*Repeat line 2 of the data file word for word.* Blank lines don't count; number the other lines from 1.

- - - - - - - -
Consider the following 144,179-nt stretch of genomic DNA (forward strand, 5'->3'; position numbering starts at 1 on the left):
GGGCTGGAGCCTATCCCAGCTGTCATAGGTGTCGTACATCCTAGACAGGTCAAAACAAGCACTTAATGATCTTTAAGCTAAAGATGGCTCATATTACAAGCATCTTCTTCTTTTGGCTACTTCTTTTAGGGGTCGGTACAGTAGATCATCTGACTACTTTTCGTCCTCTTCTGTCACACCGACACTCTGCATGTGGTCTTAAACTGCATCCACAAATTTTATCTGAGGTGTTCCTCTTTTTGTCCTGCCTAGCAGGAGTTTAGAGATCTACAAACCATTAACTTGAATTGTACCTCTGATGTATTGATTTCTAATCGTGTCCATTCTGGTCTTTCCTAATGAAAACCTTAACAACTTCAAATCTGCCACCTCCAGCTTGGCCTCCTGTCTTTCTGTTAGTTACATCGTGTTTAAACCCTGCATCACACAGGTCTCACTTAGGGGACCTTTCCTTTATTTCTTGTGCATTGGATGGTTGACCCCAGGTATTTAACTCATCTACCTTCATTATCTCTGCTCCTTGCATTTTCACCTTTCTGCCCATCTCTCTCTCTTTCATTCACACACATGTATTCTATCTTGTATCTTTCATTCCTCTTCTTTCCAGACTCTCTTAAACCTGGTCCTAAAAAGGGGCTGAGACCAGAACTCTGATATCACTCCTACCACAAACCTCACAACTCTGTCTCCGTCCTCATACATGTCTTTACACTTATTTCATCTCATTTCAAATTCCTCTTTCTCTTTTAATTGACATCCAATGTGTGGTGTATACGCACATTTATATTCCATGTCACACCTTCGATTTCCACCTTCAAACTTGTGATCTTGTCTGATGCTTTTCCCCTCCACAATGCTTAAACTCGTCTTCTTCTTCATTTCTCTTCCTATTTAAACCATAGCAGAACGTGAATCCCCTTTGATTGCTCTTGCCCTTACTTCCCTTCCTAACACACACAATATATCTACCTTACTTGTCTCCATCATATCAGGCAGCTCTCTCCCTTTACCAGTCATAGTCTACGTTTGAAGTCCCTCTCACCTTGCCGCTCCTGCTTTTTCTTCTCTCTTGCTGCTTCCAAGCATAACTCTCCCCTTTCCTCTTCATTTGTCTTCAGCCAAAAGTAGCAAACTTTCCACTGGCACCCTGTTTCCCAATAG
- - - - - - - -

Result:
GGGCTGGAGCCTATCCCAGCTGTCATAGGTGTCGTACATCCTAGACAGGTCAAAACAAGCACTTAATGATCTTTAAGCTAAAGATGGCTCATATTACAAGCATCTTCTTCTTTTGGCTACTTCTTTTAGGGGTCGGTACAGTAGATCATCTGACTACTTTTCGTCCTCTTCTGTCACACCGACACTCTGCATGTGGTCTTAAACTGCATCCACAAATTTTATCTGAGGTGTTCCTCTTTTTGTCCTGCCTAGCAGGAGTTTAGAGATCTACAAACCATTAACTTGAATTGTACCTCTGATGTATTGATTTCTAATCGTGTCCATTCTGGTCTTTCCTAATGAAAACCTTAACAACTTCAAATCTGCCACCTCCAGCTTGGCCTCCTGTCTTTCTGTTAGTTACATCGTGTTTAAACCCTGCATCACACAGGTCTCACTTAGGGGACCTTTCCTTTATTTCTTGTGCATTGGATGGTTGACCCCAGGTATTTAACTCATCTACCTTCATTATCTCTGCTCCTTGCATTTTCACCTTTCTGCCCATCTCTCTCTCTTTCATTCACACACATGTATTCTATCTTGTATCTTTCATTCCTCTTCTTTCCAGACTCTCTTAAACCTGGTCCTAAAAAGGGGCTGAGACCAGAACTCTGATATCACTCCTACCACAAACCTCACAACTCTGTCTCCGTCCTCATACATGTCTTTACACTTATTTCATCTCATTTCAAATTCCTCTTTCTCTTTTAATTGACATCCAATGTGTGGTGTATACGCACATTTATATTCCATGTCACACCTTCGATTTCCACCTTCAAACTTGTGATCTTGTCTGATGCTTTTCCCCTCCACAATGCTTAAACTCGTCTTCTTCTTCATTTCTCTTCCTATTTAAACCATAGCAGAACGTGAATCCCCTTTGATTGCTCTTGCCCTTACTTCCCTTCCTAACACACACAATATATCTACCTTACTTGTCTCCATCATATCAGGCAGCTCTCTCCCTTTACCAGTCATAGTCTACGTTTGAAGTCCCTCTCACCTTGCCGCTCCTGCTTTTTCTTCTCTCTTGCTGCTTCCAAGCATAACTCTCCCCTTTCCTCTTCATTTGTCTTCAGCCAAAAGTAGCAAACTTTCCACTGGCACCCTGTTTCCCAATAG